25Sep 25th September. Thursday, Week 25

Saint Finbarr, bishop.

Finbarr (550-620) was a monk and abbot of a monastery in what is now the city of Cork. Coming to the area then known as “an Corcach Mór” (Great Marsh) he built his church and monastery on a limestone cliff above the River Lee,

First Reading: Ecclesiastes (Qohelet) 1:2-11

(Nothing is new under the sun. Vanity of vanities; all is vanity!)

Vanity of vanities, says the Teacher, vanity of vanities! All is vanity.
What do people gain from all the toil at which they toil under the sun?
A generation goes, and a generation comes, but the earth remains forever.
The sun rises and the sun goes down, and hurries to the place where it rises.
The wind blows to the south, and goes around to the north;
round and round goes the wind, and on its circuits the wind returns.
All streams run to the sea, but the sea is not full;
to the place where the streams flow, there they continue to flow.
All things are wearisome; more than one can express;
the eye is not satisfied with seeing, or the ear filled with hearing.
What has been is what will be, and what has been done is what will be done;
there is nothing new under the sun.
Is there a thing of which it is said, “See, this is new”?
It has already been, in the ages before us.
The people of long ago are not remembered,
nor will there be any remembrance of people yet to come by those who come after them.

Gospel: Luke 9:7-9

(Herod was perplexed about Jesus and became very curious to see him.)

Now Herod the ruler heard about all that had taken place, and he was perplexed, because it was said by some that John had been raised from the dead, by some that Elijah had appeared, and by others that one of the ancient prophets had arisen.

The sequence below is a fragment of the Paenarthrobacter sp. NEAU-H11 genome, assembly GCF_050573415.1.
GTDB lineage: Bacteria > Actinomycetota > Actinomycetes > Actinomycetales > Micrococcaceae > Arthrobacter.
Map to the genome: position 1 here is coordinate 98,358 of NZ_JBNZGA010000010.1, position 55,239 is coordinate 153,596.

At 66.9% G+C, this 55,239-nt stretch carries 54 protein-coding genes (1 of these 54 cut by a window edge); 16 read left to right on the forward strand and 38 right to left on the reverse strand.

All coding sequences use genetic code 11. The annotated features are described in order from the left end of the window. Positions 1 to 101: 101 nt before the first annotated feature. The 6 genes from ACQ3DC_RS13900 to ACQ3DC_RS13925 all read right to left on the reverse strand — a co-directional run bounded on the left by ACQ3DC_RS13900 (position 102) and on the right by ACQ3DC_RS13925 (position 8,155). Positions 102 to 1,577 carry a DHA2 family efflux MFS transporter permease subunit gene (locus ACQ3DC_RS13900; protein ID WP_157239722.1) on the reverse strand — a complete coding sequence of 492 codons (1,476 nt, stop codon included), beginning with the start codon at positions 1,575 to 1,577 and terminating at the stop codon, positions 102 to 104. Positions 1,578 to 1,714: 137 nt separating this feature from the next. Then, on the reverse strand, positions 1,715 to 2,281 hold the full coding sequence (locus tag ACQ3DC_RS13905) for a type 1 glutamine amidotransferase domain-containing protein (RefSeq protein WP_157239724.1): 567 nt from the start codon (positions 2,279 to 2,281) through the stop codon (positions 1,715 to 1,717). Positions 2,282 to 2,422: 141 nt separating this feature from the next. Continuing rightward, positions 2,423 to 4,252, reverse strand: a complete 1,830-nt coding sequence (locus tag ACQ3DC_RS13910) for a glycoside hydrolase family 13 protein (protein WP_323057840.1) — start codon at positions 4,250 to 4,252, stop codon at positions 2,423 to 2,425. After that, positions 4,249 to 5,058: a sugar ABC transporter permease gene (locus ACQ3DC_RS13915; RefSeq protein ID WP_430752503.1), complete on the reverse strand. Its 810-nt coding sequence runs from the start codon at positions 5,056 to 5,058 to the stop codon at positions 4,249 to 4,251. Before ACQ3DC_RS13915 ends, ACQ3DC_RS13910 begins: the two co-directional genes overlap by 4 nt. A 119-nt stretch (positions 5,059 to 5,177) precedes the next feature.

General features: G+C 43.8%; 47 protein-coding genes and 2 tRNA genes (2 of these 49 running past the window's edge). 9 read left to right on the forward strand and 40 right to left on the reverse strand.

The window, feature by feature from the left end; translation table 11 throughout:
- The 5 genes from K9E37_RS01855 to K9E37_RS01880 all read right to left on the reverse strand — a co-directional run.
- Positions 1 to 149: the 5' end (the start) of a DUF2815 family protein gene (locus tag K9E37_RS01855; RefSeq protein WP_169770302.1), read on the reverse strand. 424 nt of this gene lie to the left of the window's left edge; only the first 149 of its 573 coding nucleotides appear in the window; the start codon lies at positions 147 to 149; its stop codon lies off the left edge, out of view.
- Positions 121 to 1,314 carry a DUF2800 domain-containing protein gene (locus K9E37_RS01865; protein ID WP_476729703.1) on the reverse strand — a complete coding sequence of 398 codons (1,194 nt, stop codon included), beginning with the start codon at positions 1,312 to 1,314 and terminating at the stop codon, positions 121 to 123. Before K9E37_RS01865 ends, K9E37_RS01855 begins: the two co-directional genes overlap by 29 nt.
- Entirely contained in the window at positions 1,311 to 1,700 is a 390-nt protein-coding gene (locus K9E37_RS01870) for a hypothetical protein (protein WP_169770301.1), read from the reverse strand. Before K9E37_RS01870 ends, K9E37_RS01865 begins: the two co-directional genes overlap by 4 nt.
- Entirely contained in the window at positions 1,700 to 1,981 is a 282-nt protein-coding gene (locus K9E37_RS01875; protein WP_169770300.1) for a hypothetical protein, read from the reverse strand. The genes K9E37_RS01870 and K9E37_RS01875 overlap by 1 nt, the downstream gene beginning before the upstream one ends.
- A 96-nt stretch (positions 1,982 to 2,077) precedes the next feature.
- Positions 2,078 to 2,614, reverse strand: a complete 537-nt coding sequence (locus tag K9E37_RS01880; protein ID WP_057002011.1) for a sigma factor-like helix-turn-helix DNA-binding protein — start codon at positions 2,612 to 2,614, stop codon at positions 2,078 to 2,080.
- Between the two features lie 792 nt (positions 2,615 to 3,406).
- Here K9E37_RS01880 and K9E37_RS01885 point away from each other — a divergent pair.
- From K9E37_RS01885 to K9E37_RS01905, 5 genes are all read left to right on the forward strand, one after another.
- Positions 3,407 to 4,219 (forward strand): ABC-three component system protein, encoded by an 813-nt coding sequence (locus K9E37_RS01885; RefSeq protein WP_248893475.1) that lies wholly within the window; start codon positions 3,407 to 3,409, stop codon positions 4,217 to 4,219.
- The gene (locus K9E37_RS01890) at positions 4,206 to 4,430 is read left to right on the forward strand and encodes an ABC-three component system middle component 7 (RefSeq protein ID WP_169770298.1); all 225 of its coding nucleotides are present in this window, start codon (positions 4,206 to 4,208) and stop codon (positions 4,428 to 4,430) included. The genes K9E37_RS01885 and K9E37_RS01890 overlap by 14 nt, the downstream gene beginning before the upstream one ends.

Herod said, “John I beheaded; but who is this about whom I hear such things?” And he tried to see him.

Not weary of life

A weary ennui can set in when we have too much, too soon. How memorable are those opening lines of Ecclesiastes or Qoheleth. His name seems to refer to the preacher to an assembly but the bulk of his book suggests that the readership was not a liturgical one, nor was the writer really preaching. This wise cynic raises troubling questions. Despite his affluence and owning so much he calls it all a puff of wind. One might say that he has us guessing from the opening phrase: Vanity of vanities, says Qoheleth. All things are vanity.

He does not talk about liturgy but takes a long, hard look at life. We are to contemplate life as it is and to admit that it is all worth little, unless we begin to seek the way of wisdom. The writing has an undertow of faith: “It is from the hand of God” (2:24), from beginning to end, the work which God has done” (3:11), “rather, fear God.” (5:6), “God made humankind straight, but people have try many calculations” (7:29). He ends his twelfth and last chapter with these words: The last word is: fear God and keep his commandments, for this is all, for human beings. This may not seem like exalted spirituality, yet it is no small thing to shake loose from complacency and begin our conversion.

Then we have Luke’s portrayal of Herod the Tetrarch, for whom religion was a curiosity, a temporary pill to soothe conscience, a clever way of winning allegiance. It is tragic to think that his wish to see the Nazarene prophet was fulfilled only when for political reasons Pilate sent him the captive Jesus. We are told that “Herod was extremely pleased to see Jesus” (Lk 23:8). Religion, like Jesus, can be misused for politics and pleasure, the saddest way to relieve boredom.



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